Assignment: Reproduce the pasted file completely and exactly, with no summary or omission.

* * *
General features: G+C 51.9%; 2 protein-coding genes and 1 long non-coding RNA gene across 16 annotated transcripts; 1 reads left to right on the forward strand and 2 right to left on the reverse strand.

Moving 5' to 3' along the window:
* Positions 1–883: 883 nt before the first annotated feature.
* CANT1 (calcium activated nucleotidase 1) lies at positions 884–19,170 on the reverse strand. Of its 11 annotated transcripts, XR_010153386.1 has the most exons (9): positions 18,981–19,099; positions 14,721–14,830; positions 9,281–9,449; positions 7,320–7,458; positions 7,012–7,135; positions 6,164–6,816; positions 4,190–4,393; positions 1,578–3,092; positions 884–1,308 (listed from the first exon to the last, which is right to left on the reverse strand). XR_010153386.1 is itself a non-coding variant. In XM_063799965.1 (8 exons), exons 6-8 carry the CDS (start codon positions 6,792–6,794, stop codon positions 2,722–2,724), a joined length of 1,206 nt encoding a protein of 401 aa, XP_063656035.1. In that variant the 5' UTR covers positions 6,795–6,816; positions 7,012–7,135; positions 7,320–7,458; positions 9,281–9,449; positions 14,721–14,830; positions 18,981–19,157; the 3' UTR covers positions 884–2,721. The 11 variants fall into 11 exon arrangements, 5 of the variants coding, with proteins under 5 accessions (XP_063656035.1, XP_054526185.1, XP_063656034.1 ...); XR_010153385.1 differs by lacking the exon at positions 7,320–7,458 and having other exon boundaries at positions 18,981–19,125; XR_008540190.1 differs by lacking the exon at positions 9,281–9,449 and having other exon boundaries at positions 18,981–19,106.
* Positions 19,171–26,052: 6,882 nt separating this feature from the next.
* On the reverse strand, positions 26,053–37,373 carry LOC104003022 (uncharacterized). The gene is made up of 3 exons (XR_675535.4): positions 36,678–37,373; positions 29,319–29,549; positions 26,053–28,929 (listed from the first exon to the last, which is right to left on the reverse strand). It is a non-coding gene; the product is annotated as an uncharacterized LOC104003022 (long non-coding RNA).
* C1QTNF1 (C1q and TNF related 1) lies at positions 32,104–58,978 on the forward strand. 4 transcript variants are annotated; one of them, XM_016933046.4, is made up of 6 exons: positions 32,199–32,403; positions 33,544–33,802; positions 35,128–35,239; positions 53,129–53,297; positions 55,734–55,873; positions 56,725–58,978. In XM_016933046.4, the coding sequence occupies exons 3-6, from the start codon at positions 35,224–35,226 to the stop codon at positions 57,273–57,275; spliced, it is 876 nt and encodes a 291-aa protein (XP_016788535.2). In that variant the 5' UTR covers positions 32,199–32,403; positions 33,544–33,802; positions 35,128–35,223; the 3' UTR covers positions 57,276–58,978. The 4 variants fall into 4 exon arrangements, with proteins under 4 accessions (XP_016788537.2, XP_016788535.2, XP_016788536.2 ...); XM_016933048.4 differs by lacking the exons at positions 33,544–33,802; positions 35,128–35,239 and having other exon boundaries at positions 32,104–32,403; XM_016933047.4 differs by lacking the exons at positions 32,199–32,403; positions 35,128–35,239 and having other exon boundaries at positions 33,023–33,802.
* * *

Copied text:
General features: G+C 51.9%; 2 protein-coding genes and 1 long non-coding RNA gene across 16 annotated transcripts; 1 reads left to right on the forward strand and 2 right to left on the reverse strand.

Moving 5' to 3' along the window:
* Positions 1–883: 883 nt before the first annotated feature.
* CANT1 (calcium activated nucleotidase 1) lies at positions 884–19,170 on the reverse strand. Of its 11 annotated transcripts, XR_010153386.1 has the most exons (9): positions 18,981–19,099; positions 14,721–14,830; positions 9,281–9,449; positions 7,320–7,458; positions 7,012–7,135; positions 6,164–6,816; positions 4,190–4,393; positions 1,578–3,092; positions 884–1,308 (listed from the first exon to the last, which is right to left on the reverse strand). XR_010153386.1 is itself a non-coding variant. In XM_063799965.1 (8 exons), exons 6-8 carry the CDS (start codon positions 6,792–6,794, stop codon positions 2,722–2,724), a joined length of 1,206 nt encoding a protein of 401 aa, XP_063656035.1. In that variant the 5' UTR covers positions 6,795–6,816; positions 7,012–7,135; positions 7,320–7,458; positions 9,281–9,449; positions 14,721–14,830; positions 18,981–19,157; the 3' UTR covers positions 884–2,721. The 11 variants fall into 11 exon arrangements, 5 of the variants coding, with proteins under 5 accessions (XP_063656035.1, XP_054526185.1, XP_063656034.1 ...); XR_010153385.1 differs by lacking the exon at positions 7,320–7,458 and having other exon boundaries at positions 18,981–19,125; XR_008540190.1 differs by lacking the exon at positions 9,281–9,449 and having other exon boundaries at positions 18,981–19,106.
* Positions 19,171–26,052: 6,882 nt separating this feature from the next.
* On the reverse strand, positions 26,053–37,373 carry LOC104003022 (uncharacterized). The gene is made up of 3 exons (XR_675535.4): positions 36,678–37,373; positions 29,319–29,549; positions 26,053–28,929 (listed from the first exon to the last, which is right to left on the reverse strand). It is a non-coding gene; the product is annotated as an uncharacterized LOC104003022 (long non-coding RNA).
* C1QTNF1 (C1q and TNF related 1) lies at positions 32,104–58,978 on the forward strand. 4 transcript variants are annotated; one of them, XM_016933046.4, is made up of 6 exons: positions 32,199–32,403; positions 33,544–33,802; positions 35,128–35,239; positions 53,129–53,297; positions 55,734–55,873; positions 56,725–58,978. In XM_016933046.4, the coding sequence occupies exons 3-6, from the start codon at positions 35,224–35,226 to the stop codon at positions 57,273–57,275; spliced, it is 876 nt and encodes a 291-aa protein (XP_016788535.2). In that variant the 5' UTR covers positions 32,199–32,403; positions 33,544–33,802; positions 35,128–35,223; the 3' UTR covers positions 57,276–58,978. The 4 variants fall into 4 exon arrangements, with proteins under 4 accessions (XP_016788537.2, XP_016788535.2, XP_016788536.2 ...); XM_016933048.4 differs by lacking the exons at positions 33,544–33,802; positions 35,128–35,239 and having other exon boundaries at positions 32,104–32,403; XM_016933047.4 differs by lacking the exons at positions 32,199–32,403; positions 35,128–35,239 and having other exon boundaries at positions 33,023–33,802.